Soil microbes can influence plant competitive outcomes by stabilizing plant community dynamics or mediating plant competitive hierarchies. Which effect dominates depends on whether microbial effects can extend beyond the focal conditioning individual. While it is well known that microbial effects can extend to other individuals through space, we lack an explicit theoretical understanding of the factors that regulate their spread to other individuals in subsequent generations. Here, we examine how the commonly assumed stabilizing effects of host-specific pathogens in fact depend on two factors that allow microbial effects to be cross-generational—which plant demographic vital rate is influenced by microbes and the conditioning and decay rates of soil microbial communities. With a novel patch occupancy model that incorporates the transition of soil states following plant colonization and mortality, we show that host-specific pathogens enable plant coexistence when they suppress conspecific plant colonization of empty patches but contribute to competitive hierarchies when they modify only the mortality and fecundity of the conditioning plant individual. In a series of model extensions, we further demonstrate that these latter microbial effects can still promote coexistence, but only when microbial communities decay slowly following plant death, thereby allowing microbial effects to be crossgenerational. Our study calls for further empirical work quantifying the demographic rates most affected by soil microbes as well as the timescales of conditioning and decay.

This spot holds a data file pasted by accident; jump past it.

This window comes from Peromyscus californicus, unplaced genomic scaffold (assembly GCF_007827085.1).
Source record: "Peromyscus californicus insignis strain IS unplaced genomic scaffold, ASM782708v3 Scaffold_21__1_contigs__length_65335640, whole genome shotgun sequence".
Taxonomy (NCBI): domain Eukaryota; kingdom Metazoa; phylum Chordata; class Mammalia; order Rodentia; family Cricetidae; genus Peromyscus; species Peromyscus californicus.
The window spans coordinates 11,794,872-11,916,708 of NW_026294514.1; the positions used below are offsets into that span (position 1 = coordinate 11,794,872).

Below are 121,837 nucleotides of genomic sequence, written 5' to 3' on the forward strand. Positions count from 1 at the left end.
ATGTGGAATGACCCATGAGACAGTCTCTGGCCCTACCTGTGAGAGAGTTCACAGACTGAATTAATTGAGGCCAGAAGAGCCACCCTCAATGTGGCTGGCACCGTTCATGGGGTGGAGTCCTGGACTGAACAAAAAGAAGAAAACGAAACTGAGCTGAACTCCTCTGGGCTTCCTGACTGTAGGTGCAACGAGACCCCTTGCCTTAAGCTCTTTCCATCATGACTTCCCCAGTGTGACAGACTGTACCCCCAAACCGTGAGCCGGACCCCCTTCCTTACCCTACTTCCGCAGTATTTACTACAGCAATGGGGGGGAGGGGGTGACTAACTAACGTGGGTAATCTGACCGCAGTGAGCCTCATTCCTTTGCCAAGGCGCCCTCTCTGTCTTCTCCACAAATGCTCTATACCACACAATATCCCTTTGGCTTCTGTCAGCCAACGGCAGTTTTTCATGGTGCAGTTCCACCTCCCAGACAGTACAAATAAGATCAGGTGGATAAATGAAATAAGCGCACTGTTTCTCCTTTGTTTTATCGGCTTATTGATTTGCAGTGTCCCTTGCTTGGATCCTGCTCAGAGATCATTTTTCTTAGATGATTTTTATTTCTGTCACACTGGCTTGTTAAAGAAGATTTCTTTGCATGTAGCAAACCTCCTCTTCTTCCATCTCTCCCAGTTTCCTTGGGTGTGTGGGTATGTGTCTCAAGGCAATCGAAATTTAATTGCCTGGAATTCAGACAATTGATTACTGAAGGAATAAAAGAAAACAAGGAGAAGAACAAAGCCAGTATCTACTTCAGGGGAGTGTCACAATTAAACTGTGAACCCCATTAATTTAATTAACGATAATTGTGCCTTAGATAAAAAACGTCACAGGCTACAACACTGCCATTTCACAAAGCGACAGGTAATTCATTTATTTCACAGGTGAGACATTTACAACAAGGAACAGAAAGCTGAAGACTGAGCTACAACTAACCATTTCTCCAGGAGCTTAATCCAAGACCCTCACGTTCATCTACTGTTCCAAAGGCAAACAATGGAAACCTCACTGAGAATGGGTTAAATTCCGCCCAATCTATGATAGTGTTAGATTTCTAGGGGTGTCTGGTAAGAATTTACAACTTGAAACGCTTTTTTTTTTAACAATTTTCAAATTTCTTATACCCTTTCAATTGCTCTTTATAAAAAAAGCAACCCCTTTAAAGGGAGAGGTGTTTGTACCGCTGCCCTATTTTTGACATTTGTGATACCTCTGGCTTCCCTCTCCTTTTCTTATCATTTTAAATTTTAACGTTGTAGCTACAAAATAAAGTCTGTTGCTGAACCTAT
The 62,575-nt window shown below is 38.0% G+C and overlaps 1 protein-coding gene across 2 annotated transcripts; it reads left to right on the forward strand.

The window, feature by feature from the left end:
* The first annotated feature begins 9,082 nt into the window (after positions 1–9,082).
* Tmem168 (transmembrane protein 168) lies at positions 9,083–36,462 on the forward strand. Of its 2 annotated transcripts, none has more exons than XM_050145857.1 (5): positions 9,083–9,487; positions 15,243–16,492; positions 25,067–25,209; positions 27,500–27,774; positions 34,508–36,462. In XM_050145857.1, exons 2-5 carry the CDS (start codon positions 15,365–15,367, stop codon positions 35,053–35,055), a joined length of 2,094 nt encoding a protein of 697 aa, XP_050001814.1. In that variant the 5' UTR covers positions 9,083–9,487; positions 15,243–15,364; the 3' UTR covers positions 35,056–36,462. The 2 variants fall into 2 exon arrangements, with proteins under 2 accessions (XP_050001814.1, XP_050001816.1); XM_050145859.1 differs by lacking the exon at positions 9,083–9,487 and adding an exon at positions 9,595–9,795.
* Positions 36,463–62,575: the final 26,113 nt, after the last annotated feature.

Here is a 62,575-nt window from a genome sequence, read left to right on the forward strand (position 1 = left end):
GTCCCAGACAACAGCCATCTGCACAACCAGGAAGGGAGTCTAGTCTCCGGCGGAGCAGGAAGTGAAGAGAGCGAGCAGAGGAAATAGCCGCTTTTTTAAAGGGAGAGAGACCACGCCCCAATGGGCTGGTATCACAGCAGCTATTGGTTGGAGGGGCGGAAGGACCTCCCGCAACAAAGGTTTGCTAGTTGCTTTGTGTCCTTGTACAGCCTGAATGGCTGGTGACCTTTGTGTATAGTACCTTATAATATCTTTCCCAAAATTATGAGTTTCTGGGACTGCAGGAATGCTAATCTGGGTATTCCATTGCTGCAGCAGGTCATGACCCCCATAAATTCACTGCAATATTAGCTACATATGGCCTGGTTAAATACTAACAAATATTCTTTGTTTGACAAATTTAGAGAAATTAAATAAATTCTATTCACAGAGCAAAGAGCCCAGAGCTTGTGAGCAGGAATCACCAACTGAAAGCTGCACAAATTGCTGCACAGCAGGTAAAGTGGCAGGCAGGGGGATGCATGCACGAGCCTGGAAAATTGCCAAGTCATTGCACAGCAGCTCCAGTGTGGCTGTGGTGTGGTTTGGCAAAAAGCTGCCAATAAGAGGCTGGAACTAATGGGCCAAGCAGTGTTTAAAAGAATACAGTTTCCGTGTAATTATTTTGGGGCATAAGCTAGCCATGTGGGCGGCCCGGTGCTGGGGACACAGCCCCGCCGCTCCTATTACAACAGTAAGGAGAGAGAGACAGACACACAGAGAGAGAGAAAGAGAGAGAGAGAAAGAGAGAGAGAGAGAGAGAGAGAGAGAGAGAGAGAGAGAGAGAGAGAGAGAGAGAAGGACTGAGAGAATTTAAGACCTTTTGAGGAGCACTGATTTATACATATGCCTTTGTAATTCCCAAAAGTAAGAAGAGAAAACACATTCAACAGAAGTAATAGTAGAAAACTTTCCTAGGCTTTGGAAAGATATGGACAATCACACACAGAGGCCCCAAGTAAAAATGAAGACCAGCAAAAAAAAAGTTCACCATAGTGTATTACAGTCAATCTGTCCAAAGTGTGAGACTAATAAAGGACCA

All Science Journal Classification (ASJC) codes
- Ecology, Evolution, Behavior and Systematics
- Competitive hierarchy
- Decay rate
- Demographic process
- Janzen-Connell hypothesis
- Plant-soil feedback